Does direct sunlight shine on the moon as it does on our tropics, or is the moon always in complete darkness as many photos would suggest?
#20760. Asked by Socrates. (Jul 19 02 1:01 AM)
You can only see the moon from the Earth when the sun shines on it. The altering location of the moon in relation to the sun and the earth will then give the differing shape visible to the naked eye as you can only see what is lit up by sunlight.
Jul 19 02, 6:59 AM
The only time the moon is in complete darkness is when it is hidden behind the earth during an eclipse of the moon. This only happens two or three times a year for about an hour. All the rest of the time, exactly half the moon is in darkness and the other half is brilliantly lit by the sun.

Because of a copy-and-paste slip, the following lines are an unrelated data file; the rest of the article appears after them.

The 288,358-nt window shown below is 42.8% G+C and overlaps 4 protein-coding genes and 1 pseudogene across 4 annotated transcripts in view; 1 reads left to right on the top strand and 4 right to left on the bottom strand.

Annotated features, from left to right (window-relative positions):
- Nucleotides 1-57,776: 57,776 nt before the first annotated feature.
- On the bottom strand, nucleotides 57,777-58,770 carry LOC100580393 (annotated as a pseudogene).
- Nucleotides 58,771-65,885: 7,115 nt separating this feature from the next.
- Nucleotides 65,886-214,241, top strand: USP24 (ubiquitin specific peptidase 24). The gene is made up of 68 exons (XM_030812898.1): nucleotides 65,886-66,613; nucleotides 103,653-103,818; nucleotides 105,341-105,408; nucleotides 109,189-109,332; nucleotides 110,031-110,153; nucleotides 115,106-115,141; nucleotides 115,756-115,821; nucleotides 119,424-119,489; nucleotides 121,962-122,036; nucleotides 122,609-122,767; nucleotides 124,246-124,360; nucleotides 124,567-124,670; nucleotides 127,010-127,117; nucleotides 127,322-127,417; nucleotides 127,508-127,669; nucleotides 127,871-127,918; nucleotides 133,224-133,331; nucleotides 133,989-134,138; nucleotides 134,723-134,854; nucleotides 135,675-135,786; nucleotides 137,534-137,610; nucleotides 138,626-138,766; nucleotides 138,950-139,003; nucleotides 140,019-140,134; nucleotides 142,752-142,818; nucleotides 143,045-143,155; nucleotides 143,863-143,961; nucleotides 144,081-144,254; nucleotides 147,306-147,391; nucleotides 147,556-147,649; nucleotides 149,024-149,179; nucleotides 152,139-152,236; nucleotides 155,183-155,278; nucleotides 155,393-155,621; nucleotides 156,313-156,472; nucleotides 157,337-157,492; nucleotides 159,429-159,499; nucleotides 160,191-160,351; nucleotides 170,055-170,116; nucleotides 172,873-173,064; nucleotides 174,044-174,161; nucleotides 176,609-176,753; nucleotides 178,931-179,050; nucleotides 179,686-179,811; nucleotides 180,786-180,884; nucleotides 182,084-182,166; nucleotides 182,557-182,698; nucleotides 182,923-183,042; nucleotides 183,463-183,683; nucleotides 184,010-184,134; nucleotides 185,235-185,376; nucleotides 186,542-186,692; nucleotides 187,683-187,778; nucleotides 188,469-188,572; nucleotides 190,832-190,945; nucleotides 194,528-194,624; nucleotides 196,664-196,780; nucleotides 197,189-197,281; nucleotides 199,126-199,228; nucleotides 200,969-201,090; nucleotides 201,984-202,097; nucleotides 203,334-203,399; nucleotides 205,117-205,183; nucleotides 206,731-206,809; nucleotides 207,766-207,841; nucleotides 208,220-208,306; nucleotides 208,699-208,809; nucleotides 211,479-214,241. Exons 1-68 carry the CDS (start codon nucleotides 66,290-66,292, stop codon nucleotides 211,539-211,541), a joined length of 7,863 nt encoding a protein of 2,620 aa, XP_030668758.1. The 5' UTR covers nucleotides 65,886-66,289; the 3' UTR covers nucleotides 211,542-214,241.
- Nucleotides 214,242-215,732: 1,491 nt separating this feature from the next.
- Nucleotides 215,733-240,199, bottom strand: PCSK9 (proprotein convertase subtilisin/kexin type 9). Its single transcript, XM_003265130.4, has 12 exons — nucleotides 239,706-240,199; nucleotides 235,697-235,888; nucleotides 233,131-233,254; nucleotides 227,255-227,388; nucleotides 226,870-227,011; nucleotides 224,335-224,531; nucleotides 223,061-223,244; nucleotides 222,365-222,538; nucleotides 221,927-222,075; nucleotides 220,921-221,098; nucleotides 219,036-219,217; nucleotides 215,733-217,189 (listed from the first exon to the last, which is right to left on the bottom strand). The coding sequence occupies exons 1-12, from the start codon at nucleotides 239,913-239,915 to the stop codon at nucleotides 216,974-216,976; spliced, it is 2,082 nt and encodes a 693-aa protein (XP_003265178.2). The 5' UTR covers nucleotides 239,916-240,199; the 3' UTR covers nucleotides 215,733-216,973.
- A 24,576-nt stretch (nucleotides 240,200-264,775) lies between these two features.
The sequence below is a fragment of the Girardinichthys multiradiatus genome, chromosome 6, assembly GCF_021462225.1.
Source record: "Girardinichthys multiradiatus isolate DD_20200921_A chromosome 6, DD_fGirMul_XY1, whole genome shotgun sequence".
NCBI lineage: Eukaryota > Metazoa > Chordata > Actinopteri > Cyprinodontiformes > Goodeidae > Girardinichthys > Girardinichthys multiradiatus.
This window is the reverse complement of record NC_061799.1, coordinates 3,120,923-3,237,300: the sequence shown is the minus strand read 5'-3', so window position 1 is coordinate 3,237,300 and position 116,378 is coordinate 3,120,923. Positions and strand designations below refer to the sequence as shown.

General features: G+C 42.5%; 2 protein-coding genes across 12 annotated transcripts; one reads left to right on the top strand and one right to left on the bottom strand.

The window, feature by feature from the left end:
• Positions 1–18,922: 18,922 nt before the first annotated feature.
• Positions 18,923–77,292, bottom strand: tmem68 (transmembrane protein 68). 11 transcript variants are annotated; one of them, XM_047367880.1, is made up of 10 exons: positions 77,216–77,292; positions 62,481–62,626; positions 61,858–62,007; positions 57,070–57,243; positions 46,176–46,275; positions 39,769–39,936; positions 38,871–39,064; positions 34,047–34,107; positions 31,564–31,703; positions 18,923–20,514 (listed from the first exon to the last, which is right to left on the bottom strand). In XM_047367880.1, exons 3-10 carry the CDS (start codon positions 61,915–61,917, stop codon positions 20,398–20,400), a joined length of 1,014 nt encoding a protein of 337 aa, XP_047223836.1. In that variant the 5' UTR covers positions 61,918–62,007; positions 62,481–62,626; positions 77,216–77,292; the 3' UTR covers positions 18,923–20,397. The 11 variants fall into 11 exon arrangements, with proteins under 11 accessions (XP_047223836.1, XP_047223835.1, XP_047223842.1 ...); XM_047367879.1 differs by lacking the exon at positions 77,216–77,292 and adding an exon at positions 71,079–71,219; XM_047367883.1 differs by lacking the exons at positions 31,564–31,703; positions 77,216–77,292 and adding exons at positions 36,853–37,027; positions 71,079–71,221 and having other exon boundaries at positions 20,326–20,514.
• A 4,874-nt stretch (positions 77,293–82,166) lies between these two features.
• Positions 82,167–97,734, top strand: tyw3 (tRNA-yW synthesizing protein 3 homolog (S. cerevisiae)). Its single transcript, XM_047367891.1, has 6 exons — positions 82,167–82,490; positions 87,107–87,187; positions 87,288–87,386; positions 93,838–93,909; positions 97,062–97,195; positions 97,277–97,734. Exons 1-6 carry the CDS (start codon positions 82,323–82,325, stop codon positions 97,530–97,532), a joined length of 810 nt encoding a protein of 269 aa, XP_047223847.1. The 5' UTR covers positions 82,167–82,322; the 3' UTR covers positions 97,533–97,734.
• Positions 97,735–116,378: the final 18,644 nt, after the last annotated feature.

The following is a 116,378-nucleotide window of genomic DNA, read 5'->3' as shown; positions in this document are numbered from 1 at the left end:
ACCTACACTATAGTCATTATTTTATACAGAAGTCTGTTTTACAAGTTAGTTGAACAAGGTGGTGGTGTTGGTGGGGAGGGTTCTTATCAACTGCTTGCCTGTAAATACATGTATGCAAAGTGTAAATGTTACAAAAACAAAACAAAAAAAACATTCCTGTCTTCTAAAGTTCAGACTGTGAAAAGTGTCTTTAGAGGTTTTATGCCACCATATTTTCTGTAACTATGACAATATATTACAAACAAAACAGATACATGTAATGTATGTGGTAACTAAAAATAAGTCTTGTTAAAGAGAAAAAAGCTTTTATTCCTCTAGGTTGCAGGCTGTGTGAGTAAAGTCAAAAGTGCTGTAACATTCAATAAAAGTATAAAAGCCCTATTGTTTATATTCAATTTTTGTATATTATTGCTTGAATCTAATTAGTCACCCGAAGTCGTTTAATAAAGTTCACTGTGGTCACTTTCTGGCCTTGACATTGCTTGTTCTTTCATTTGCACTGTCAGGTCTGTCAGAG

Jul 19 02, 11:20 AM
Son of The Household Cavalry
Split hairs time - as the sun is vastly bigger than the sun it means that more than 50% of the moon is always in sunlight. The fact that the distance between them is also vast means that the amount over 50% is negligible and would take a boring equation to quantify. Apologies for the nit picking but I just wanted to sound as if I knew what I was talking about for once.
Jul 19 02, 11:28 AM
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